As we head to Christmas, there is the realization that our lives have settled into a kind of go to work, go to cardio rehab mundane existence. We have few stories to tell but we still get photos of life in China. For those who care, we do have a busy social calendar over the “holiday” period. Right now Terry is busy making her famous bruschetta and Geoff has made Irish CarBomb cupcakes to take to our staff Christmas dinner. Monday Mr. Xu and the admin of the big school are taking the staff and Geoff (Ed. note: Geoff has resigned his position until he is well enough to return) out to dinner, Christmas Eve we go into to Shanghai to have Christmas dinner with Shelley, Rob, Matthew and Zander our Vancouver transplant friends and then on New Years Day we are hosting dinner here for the staff. On the 8th of January we are taking everyone involved in my October experience to dinner to thank them and then it is only 3 weeks and we are off to Malaysia and the Philippines for a month! Geoff needs to rest now, just thinking of this.
And now the photos.
The Bus Driver
1. The vertical yellow protection bar is down in order to allow him quick exit in case of emergency.
2. He has the warm shin and knee pad leggings to keep him warm from the draft coming up through the floorboards.
3. The ubiquitous thermos of green tea is contained in a blue pail of what started out as hot water which is secured to the S-shaped bar with a small piece of rope.
The Flag Person
We don’t know what the unemployment figure is in China but it seems that if you want a job, you can get one. This is one of the flag people who pop up at intersections from time to time. Their job is to hold the flag up when the traffic light says it is okay for pedestrians to go in that direction – kind of back up to the sign. You can tell how much she likes her job. (Ed. note: I am very good at getting photos while people are blinking.)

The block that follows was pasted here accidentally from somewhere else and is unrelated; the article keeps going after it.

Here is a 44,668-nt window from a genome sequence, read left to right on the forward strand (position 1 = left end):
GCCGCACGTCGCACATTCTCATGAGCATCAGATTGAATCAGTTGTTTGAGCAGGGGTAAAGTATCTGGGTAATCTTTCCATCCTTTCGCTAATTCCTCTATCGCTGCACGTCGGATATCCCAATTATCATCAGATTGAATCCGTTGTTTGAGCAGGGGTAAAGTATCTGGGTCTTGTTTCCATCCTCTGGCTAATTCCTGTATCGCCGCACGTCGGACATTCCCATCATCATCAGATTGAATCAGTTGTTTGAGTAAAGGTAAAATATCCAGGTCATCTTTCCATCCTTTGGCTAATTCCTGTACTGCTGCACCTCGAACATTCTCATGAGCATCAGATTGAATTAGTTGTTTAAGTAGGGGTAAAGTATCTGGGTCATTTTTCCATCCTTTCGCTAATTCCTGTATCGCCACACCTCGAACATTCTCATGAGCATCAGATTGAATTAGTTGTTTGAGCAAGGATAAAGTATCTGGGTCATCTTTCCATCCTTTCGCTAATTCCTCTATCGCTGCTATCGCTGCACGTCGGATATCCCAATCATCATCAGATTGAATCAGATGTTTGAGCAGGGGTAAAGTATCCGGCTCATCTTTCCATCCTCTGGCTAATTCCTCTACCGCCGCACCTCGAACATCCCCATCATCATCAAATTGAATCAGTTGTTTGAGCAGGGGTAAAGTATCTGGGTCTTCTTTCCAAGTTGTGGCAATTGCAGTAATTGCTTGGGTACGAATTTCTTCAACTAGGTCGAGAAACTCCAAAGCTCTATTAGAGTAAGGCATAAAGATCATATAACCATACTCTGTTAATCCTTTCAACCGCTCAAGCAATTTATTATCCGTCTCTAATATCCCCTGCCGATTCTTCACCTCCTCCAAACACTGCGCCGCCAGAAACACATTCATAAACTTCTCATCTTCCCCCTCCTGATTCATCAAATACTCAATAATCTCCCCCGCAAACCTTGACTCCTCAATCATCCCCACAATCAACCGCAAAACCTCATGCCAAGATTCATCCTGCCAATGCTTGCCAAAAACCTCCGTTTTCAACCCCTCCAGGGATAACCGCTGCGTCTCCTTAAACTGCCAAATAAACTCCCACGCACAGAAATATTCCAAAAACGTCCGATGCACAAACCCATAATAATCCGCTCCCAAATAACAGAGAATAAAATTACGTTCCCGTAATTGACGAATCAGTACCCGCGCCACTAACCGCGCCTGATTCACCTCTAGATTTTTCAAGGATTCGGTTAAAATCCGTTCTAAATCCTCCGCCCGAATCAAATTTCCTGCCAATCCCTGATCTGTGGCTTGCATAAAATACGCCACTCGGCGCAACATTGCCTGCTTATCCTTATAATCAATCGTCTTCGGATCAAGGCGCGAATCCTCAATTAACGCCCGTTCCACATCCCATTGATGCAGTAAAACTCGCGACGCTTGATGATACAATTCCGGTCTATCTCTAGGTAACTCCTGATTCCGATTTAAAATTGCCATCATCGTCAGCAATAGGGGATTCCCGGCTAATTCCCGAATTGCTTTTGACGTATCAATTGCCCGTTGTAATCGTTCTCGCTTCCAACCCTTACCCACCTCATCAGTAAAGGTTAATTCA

The University Students
The two on the left were laughing because the one on the right had waved to Geoff on the bus and got a response. They are also typical of 99% of university students who get on at this stop, which is at the gates to Jiaxing University. Do you know what they have in common?
My First Selfie
We hate selfies. They are stupid and inane, but this isn’t really a selfie. You know how you can feel someone watching you? The man behind me on the bus yesterday was watching me all the time – and paying particular attention whenever a picture was taken. (Ed. note: Face hidden to protect the innocent)
Terry The Shopper
Terry returns from Metro last week – with 6 Red, 6 White, cheese, tuna and some other stuff.. Just like a little old lady with her cart.
Terry also shopped at this store in Shanghai the other day – something lost in translation?
The Taxi Stand
Until this year, getting a taxi at the Jiaxing Railroad Station was an experience. First, as you walk up the ramp from the platform there would be anywhere from 5 to 15 gypsy taxi drivers waiting to grab you. Then when you got to where the “official” stand was, they were lined up but you had to more or less go to them. If there were no cars in front of them, they would either wait for you to get to them or drive past you to where the old head of the line was. Sometimes you would tell them where you wanted to go and they would say no. Or you would get in the car and then they would try to pick up another fare that was on the way. If that worked, they would charge both of you the full fare.